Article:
We rank High School Musical 2 at the number two spot, not only because of its rocking track list, but its emphasis on some of the background characters of the first film. Although Chad and Taylor are still very much secondary protagonists, we see a lot more of Kelsi (Olesya Rulin), Martha (Kaycee Stroh) and Zeke (Chris Warren), which gives an opportunity for wider representation (although representation is clearly an issue within High School Musical *cough* justice for Ryan *cough*). Speaking of Ryan, his character arc is one of the best elements about HSM 2, as he finds his own voice away from Sharpay, as well as a passion for directing.
Set in summer, with an almost luminously saturated colour palette, most the time High School Musical 2 was reflective of our carefree school holidays as kids and, even now, it has a brilliant escapist charm about it. It builds upon the sense of community and comradery that the first film set in place, which is a great lesson for young viewers to learn. And most importantly, it has a Miley Cyrus cameo.
1. HIGH SCHOOL MUSICAL 3: SENIOR YEAR
Although audiences are thrust into the very heart of the action in High School Musical 3: Senior Year, don’t be mistaken, it wasn’t directed by David Lynch. We begin amidst the Wildcats’ most important game of the season, where the stakes have never been higher. This is Troy’s last game as the Wildcats captain ever, because graduation is fast approaching and just like the rest of his friends his life is about the change forever. Senior Year focuses on the anxieties of growing up and leaving high school, what it means for us as people and what it means for our relationships. For some, like Chad and Taylor, the future is straightforward, but for others, like Troy, we must separate expectations and what we truly want so we can choose the right path for ourselves.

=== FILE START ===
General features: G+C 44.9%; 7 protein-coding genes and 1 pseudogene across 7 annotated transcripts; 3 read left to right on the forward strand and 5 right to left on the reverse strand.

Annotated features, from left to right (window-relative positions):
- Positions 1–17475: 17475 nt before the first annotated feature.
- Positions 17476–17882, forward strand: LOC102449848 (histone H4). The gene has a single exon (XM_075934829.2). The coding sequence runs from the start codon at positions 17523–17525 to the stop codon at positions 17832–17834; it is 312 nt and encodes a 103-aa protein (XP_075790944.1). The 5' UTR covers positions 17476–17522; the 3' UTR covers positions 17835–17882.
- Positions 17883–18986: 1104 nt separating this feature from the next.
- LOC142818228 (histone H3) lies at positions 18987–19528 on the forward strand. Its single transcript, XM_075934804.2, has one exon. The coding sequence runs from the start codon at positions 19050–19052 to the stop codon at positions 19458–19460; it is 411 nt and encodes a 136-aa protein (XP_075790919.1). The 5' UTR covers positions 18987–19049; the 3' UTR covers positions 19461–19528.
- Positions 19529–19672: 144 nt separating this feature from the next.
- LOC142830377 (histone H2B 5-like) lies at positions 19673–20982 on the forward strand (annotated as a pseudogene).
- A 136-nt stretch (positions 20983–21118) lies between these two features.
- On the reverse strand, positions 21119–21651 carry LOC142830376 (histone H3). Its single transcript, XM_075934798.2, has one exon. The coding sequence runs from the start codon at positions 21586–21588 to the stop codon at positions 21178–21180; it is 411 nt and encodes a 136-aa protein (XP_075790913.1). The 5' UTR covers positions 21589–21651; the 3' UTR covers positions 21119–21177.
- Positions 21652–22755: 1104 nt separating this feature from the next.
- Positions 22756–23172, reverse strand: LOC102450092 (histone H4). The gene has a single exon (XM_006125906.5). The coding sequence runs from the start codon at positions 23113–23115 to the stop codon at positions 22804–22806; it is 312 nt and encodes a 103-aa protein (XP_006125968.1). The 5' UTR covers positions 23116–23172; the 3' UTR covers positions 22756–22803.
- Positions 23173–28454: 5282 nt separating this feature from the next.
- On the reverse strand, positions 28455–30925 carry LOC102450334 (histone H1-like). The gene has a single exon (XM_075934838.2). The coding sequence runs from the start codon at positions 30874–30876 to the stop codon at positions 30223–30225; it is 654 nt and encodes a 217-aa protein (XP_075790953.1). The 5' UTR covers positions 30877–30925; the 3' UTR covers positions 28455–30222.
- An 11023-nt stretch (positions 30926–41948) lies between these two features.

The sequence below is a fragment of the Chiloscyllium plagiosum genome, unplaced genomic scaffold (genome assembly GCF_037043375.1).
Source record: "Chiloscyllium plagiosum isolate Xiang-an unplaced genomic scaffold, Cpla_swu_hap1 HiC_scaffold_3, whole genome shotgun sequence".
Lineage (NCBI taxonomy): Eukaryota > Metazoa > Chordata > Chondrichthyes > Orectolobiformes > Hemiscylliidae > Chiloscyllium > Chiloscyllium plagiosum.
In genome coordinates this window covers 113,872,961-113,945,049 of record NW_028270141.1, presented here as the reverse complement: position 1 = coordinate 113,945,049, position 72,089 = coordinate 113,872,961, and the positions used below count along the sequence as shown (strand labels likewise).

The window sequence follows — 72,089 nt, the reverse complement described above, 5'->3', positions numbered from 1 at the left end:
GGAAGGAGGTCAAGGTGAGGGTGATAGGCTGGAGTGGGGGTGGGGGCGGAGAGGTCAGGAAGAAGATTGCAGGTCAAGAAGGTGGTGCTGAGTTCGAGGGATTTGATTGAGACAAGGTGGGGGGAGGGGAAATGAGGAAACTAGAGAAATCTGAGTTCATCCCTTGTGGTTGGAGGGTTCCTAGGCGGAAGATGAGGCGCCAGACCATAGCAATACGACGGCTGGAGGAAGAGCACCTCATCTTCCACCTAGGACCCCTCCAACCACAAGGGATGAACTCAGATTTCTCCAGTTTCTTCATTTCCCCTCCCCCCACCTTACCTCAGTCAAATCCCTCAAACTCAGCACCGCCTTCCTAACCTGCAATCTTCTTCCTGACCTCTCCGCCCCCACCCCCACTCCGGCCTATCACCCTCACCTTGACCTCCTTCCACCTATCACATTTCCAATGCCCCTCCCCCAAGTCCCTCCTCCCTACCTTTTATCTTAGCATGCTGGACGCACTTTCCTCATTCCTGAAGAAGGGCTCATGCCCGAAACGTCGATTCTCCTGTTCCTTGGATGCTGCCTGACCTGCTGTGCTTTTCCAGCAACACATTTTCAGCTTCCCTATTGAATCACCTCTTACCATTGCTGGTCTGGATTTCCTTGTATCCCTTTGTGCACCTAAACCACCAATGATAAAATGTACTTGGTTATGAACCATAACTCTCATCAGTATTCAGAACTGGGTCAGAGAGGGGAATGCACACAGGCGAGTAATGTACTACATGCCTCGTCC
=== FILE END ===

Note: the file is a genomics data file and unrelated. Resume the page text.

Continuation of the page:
As a child, time is immeasurable, and the three years I’d spent with these characters felt like a lifetime. With its release in cinemas in 2008, it became the first film I remember seeing in theatres. As the film began, I sat front row, eyes glued to the screen, vibrating with all kinds of emotion. This, of course is partially why I love Senior Year the most, but this experience is personal to me. I feel, however, that Senior Year is the most universally relatable out of all the three films. Its subject matters are more mature, and the anxieties felt by the soon-to-be graduates are very real. Of course, the whole franchise is made for kids, is silly, and most of the time implausible, but I feel like Senior Year transcends its target audience.